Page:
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Dear Lyo, Conrad, and everyone else:

At the risk of being peskily self-promoting, I will first beg your
collective pardons, and then ask for your comments on a brief piece that
I wrote for Mirela Roznovschi’s GlobaLex, wherein I attempt to bring
my poorly articulated version of the very useful considerations that Lyo
presents below to the scrutiny of databases that provide (or purport to
provide) access to legal material from Spanish-language jurisdictions. 
You can find that piece here:
http://www.nyulawglobal.org/globalex/Databases_Spanish-Speaking_Jurisdictions.htm#_B._Evaluation-related_Threshold_Iss

In short, I agree with Conrad’s criticisms of LEXIS’ and
WESTLAW’s offerings, but I am more critical of WESTLAW’s
offerings because I know that they have copyright in much more useful
material than they have made available online.  LEXIS, at the least,
does offer material from one of Henry Dahl’s English-Spanish
dictionaries; a work that may not rise to meet all of Conrad’s
reasonable expectations, but does, at least to me, seem to provide much
better (and more context-aware) access than most competing products. 
But West’s inability to bring Vargas’ Mexican Law Dictionary to
WESTLAW still baffles me.  Apparently they (both) have better audiences
to serve.  Oh well.  

I kind of really like the vLex material (and their interface) as an
alternative to LEXIS or WESTLAW, but I can’t honestly speak to their
pricing structure.  My guess is that at least someone from all of these
vendors is on this list, but my experience has been that all vendors
tend to hold pricing information rather close to the chest.  To that
end, we probably need someone on Int-Law to reproduce Ken Svengalis’
Legal Information Buyers’ Guide, tautly focused to the international
practitioner and researcher.  And I was going to put a cute little joke
in here, but on third thought, I think I’ll leave that statement at
that.  

But more seriously, to address Conrad’s excellent cost-benefit
analysis question, it’s hard for me to think of something that tops
GLIN.  Not because it’s easier to use, and not because it provides the
most access (because although they try very hard, it isn’t immediately
easy to use, and it just can’t provide more access than is donated),
but because it costs nothing, and is quite comprehensive given that
cost.  

But that’s just me talking.  And I know that both the little pinkie
fingers of Lyo and Conrad know more about this subject than I’ve
stored in vast, empty spaces of my brain.  But I think these are
excellent questions, and I hope these emails will spur the conversation
that so many of us are clearly eager for, about databases and reference
tools for providing access to the legal information of the world.  



Chau,

dkp




Dennis Kim-Prieto, J.D., M.S.L.I.S., M.F.A.

Reference Librarian
Rutgers School of Law -- Newark
123 Washington Street
Newark, NJ 07102

(v)++973.353.3037
(f)++973.353.1574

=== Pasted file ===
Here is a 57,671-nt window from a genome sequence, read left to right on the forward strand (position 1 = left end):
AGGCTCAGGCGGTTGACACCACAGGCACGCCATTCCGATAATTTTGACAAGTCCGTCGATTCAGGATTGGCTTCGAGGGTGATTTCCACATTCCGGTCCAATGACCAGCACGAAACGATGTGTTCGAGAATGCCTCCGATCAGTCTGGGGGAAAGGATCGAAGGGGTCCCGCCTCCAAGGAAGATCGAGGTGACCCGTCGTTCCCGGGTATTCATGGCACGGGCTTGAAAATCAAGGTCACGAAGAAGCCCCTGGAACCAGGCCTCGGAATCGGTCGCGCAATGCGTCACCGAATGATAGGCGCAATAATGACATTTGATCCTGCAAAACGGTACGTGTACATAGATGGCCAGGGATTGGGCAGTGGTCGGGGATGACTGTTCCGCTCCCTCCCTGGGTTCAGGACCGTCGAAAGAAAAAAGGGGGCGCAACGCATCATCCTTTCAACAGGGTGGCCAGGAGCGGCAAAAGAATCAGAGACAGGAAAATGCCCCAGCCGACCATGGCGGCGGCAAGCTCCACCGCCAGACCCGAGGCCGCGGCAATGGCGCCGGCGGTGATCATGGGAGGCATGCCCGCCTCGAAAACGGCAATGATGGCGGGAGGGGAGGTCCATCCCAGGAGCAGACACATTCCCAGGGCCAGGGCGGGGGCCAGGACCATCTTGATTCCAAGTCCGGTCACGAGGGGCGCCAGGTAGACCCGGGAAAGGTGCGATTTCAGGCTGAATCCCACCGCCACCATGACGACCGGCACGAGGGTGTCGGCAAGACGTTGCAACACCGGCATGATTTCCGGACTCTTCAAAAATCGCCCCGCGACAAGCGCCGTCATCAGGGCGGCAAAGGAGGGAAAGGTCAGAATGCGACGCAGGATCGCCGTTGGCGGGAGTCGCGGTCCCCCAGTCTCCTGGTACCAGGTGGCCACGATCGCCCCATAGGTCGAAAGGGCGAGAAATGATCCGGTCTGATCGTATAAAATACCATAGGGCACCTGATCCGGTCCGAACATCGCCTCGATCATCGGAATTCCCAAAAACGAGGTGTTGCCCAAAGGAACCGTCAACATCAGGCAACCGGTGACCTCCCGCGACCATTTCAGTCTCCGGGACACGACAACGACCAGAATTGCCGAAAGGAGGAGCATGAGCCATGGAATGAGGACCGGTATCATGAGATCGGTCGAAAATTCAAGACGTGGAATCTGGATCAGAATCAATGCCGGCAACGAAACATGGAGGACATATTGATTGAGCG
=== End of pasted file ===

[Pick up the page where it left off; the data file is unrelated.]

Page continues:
*****************************************************
Member, Copyright Committee
American Association of Law Libraries



>>> Lyonette Louis-Jacques <[log in to unmask]> 2/7/2008 12:52 PM
>>>
There's a research article here, Coen, so I'll just point out some
things 
I've thought of re this comparison over the years.  First, agreed that

LexisNexis does not equal WESTLAW (one of the many, many reasons why I
had 
the term that has been used in discussion groups for more than a decade

now and made its unfortunate way into the literature - it start with
"We" 
and ends in "xis" - I hate seeing the term).  But I digress...

Here are some considerations when comparing the two databases:

1.  User preference (this is huge - users might be more comfortable
using 
Westlaw over LexisNexis and just never think to look in the other 
databases for FCIL materials, and even avoid the database if it has the

resource they need.  Users can decide they don't need the resource that

badly;

2.  Uniqueness of FCIL content;

3.  Added value (e-mail alerts, blogs, saved searches for updating,
etc.);

4.  Volatility of FCIL content (foreign, comparative, and international

law databases get added and removed);

5.  Strength of FCIL content (is one database deeper and more 
comprehensive than the other in terms of foreign primary law, 
international tribunal decisions, treaties, and FCIL-related
journals?);

6.  Importance/relevance to user of database contents;

7.  Alternative sources of content besides LexisNexis and WESTLAW;

8.  Relative costs.

And a general question as to whether or not the two databases are 
responsive to how today's user does international legal research.

Good luck!

MvG,
Lyo.

On Thu, 7 Feb 2008, Conrad van Laer wrote:

> dear colleagues,
>
> Where it comes to foreign or comparative law research, IÆm in serious
doubt
> whether LexisNexis Total Research System or Westlaw International has
to be
> preferred.
>
> Both the LexisNexis Total Research System and Westlaw International
provide
> European Union cases and legislation. Apart from this, some
differences may
> be identified. Westlaw provides databases for fewer countries, but it
seems
> that the Westlaw interface is more user-friendly. Concerning Lexis,
> precision and recall of search actions have been appreciated, as well
as
> its direct access to the full text of its e-journals.
>
> What is your cost-benefit-analysis?
> Thanks in advance,
> Conrad
>
> CJP van Laer PhD
> Law librarian
>
> Maastricht University
> University Library
> PO Box 616
> 6200 MD Maastricht
> the Netherlands
>
> Telephone + 31 43 3885110
> Telefax + 31 43 3884888
> e-mail [log in to unmask] 
> http://www.linkedin.com/pub/4/510/342 
>
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